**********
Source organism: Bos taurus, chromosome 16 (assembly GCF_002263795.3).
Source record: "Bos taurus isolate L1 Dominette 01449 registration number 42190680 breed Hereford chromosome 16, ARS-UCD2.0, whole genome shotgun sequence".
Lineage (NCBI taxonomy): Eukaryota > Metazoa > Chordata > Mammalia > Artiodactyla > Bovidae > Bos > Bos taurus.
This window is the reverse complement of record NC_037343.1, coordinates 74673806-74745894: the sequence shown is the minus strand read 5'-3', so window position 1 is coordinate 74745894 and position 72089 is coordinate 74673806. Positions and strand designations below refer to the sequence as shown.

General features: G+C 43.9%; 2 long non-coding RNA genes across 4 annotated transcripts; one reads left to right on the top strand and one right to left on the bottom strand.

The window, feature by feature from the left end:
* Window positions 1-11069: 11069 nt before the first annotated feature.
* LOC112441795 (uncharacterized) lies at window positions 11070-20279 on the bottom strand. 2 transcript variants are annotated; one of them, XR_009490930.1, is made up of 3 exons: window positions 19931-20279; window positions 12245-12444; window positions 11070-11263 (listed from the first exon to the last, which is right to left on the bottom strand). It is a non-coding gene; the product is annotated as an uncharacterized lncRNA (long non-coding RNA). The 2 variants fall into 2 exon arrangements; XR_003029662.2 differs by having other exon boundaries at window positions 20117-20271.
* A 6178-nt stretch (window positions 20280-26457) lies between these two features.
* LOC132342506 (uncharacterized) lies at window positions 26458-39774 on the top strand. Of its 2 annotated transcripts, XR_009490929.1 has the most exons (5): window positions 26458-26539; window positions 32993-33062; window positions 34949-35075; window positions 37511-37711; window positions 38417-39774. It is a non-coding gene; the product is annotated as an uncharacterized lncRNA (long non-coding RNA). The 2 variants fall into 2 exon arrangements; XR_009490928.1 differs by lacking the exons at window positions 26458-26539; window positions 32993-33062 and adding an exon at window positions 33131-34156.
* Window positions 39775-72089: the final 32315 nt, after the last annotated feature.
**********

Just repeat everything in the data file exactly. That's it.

Source organism: Bos taurus, chromosome 16 (assembly GCF_002263795.3).
Source record: "Bos taurus isolate L1 Dominette 01449 registration number 42190680 breed Hereford chromosome 16, ARS-UCD2.0, whole genome shotgun sequence".
Lineage (NCBI taxonomy): Eukaryota > Metazoa > Chordata > Mammalia > Artiodactyla > Bovidae > Bos > Bos taurus.
This window is the reverse complement of record NC_037343.1, coordinates 74673806-74745894: the sequence shown is the minus strand read 5'-3', so window position 1 is coordinate 74745894 and position 72089 is coordinate 74673806. Positions and strand designations below refer to the sequence as shown.

General features: G+C 43.9%; 2 long non-coding RNA genes across 4 annotated transcripts; one reads left to right on the top strand and one right to left on the bottom strand.

The window, feature by feature from the left end:
* Window positions 1-11069: 11069 nt before the first annotated feature.
* LOC112441795 (uncharacterized) lies at window positions 11070-20279 on the bottom strand. 2 transcript variants are annotated; one of them, XR_009490930.1, is made up of 3 exons: window positions 19931-20279; window positions 12245-12444; window positions 11070-11263 (listed from the first exon to the last, which is right to left on the bottom strand). It is a non-coding gene; the product is annotated as an uncharacterized lncRNA (long non-coding RNA). The 2 variants fall into 2 exon arrangements; XR_003029662.2 differs by having other exon boundaries at window positions 20117-20271.
* A 6178-nt stretch (window positions 20280-26457) lies between these two features.
* LOC132342506 (uncharacterized) lies at window positions 26458-39774 on the top strand. Of its 2 annotated transcripts, XR_009490929.1 has the most exons (5): window positions 26458-26539; window positions 32993-33062; window positions 34949-35075; window positions 37511-37711; window positions 38417-39774. It is a non-coding gene; the product is annotated as an uncharacterized lncRNA (long non-coding RNA). The 2 variants fall into 2 exon arrangements; XR_009490928.1 differs by lacking the exons at window positions 26458-26539; window positions 32993-33062 and adding an exon at window positions 33131-34156.
* Window positions 39775-72089: the final 32315 nt, after the last annotated feature.